In the rocks around Skiadi it is worth taking a closer look at the appearance of manganese oxides in the form of dendritic agglomerates in white tuff, as well as in the oxidation zones (Liesegang banding) around the cracks in the same formation. You will also notice unusual erosion surfaces, like fingerprints dipped in soft clay. In the wider surrounding area, atmospheric erosion (from rain and wind) has chiseled its signature on the rocks in formations of exceptional beauty.

Returning to the main road, retracing your steps on the same trail, you continue on the dirt road to the north/northeast. On your right, you’ll see the church of Mesa Prophitis Ilias, built in 1880, and on your left a second natural cistern. Next, an intersection with six roads awaits you.

If you go down the second road on your left (it is more a trail than a road), the one that heads to the northwest, after walking about 250 m you will reach “Fleaki” where you will see a small “fleitiko” well, as it is called on Kimolos (i.e. a well fed by a vein of underground water). If you continue hiking along the same path for another 800 m, you will reach the opposite slope and the old chapel of Panaghia Chymeli (or Birth of the Virgin), built in 1703.

It’s time now to go back to the intersection, continuing on the main road that goes to the southeast, following the “Miloterranean” signposts. On the surrounding hillsides, abandoned fields are carpeted by mastic (Pistacia lentiscus), wild olive (Olea europea var. silvestris) spiny broom (Calicotome villosa) heather (Erica manipuliflora), rock rose (Cistus creticus) prickly-branched centaur (Centaurea spinosa) and other phrygana plants. After about 2 km, you will reach a point (P3) that offers an “open-handed” view of the mountain slopes of Korakies on your left, where there are old galleries for mining manganese. The extraction of manganese here, as also in the Kokina area, took place from 1896 to 1910, with gallery tunnels that tapped into the veins of manganese minerals in silicified volcanic formations, often with the presence of barite as well. The ore was loaded onto wagons and transported by rail to the small port of Aghios Minas, where it was loaded onto boats, and where even today there are remains of the stock of ore ready for loading.

Manganese mining on Kimolos took place in the broader context of mining concessions given by the Greek state during this period throughout the country and particularly on the islands. The exploitation of manganese at Vani on Milos (by the Serpieri company) and on Kimolos (by the Cyclades company) came to an end in the face of competition from deposits with higher manganese content in the Caucasus.

On your right, toward Ksaplovouni, you can see a perlite mining operation in the distance. About 600 m further on, you will come to a place on the road (P4) where you have a view on your left, to the north, to old mining galleries in the Siderokapsia area (supposed by some to be ancient mines for silver-bearing ore) and to the active bentonite mine, in the area of Prasa. In the lateral extensions of the deposit of bentonite a natural greenish mixture of bentonite-zeolite (mordenite) has also been found. The hard volcanic breccia overlying the ore has found applications as pozzolanic additives in the cement industry. Considering the workers in this mine and the residents of Kimolos working on a daily basis at S&B Industrial Minerals S.A. on Milos, a notable percentage of the active population (estimated at around 10%, i.e. about 40 employees) is employed in the mining industry, which is a traditional occupation on Kimolos.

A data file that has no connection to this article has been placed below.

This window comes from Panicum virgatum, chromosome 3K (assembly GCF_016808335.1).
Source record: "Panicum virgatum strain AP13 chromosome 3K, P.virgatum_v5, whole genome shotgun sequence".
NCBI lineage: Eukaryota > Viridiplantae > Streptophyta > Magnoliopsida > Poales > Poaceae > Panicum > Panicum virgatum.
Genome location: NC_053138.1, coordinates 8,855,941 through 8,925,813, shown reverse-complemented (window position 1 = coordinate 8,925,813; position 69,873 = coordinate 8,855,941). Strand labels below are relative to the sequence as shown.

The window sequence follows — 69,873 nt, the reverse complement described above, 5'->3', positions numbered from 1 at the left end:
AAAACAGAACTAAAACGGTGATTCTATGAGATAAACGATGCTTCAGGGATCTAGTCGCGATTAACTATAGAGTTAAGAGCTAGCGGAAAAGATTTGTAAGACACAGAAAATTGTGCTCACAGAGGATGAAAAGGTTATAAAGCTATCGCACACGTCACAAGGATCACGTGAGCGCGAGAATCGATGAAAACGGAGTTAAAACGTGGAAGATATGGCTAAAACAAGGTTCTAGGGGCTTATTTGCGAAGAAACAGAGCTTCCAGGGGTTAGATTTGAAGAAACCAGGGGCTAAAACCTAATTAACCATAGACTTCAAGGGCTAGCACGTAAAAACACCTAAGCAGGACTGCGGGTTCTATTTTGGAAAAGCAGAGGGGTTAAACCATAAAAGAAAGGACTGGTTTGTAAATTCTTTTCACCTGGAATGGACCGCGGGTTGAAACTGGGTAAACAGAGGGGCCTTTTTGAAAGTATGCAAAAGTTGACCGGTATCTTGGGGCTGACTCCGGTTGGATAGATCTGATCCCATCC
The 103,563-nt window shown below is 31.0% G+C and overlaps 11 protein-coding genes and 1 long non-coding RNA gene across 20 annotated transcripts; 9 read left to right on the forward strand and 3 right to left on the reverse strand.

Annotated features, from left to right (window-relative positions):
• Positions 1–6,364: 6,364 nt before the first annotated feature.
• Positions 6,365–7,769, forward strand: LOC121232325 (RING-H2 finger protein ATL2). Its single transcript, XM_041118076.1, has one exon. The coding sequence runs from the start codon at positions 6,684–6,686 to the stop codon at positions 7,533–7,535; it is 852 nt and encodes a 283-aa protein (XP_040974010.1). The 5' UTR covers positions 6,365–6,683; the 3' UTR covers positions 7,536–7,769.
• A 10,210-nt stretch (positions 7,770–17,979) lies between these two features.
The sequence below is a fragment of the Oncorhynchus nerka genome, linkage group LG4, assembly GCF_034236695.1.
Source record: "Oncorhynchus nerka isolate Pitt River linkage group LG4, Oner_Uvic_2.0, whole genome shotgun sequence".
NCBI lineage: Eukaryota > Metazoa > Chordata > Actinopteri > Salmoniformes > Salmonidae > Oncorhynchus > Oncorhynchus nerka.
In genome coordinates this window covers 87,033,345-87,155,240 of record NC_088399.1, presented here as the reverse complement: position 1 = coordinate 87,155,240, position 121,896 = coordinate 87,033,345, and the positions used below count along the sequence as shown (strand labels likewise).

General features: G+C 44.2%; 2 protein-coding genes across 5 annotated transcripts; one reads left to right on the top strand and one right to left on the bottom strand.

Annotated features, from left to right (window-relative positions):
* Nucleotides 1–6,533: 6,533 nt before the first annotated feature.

In the area of Prasa, on the coast, there is a hot spring operating during the summer as a hydrotherapy spa.

Kimolos - Aghios MinasGoing a little further on the main dirt road, you reach the coast, in the area of the port and small village of Aghios Minas (P5), which took its name from the church of the same name. The church was built in 1887, replacing an older one built on the eastern arm of the cove to which reference is made in a source from 1771. The buildings and accumulations of stones you see across on the eastern arm of the cove are a large outdoor workshop for dressing tufa, the rock that for ages has been used on Kimolos in the construction of buildings of all kinds. Because of its relatively low specific gravity, its relative ease of extraction, shaping and working, and its durability, this type of rock has been used extensively as a building material and was the main export of the island for many years. These building stones with their reddish-white speckles arrived on boats in Attica, where even today one can see them (the size of cinder-blocks) in many old yard walls in Piraeus and the western suburbs of Athens.

Kimolos - Yposkafa syrmata sto Goupa-KaraFrom Aghios Minas, the paved road hugs the coast, where you can see old “syrmata” (rock-cut structures near the shore where the islanders’ boats could be hauled out and stored in case of foul weather) in the area of Goupa-Kara. The road takes you back to Chorio and from there to the port of Psathi, where visitors can catch the boat back to Milos.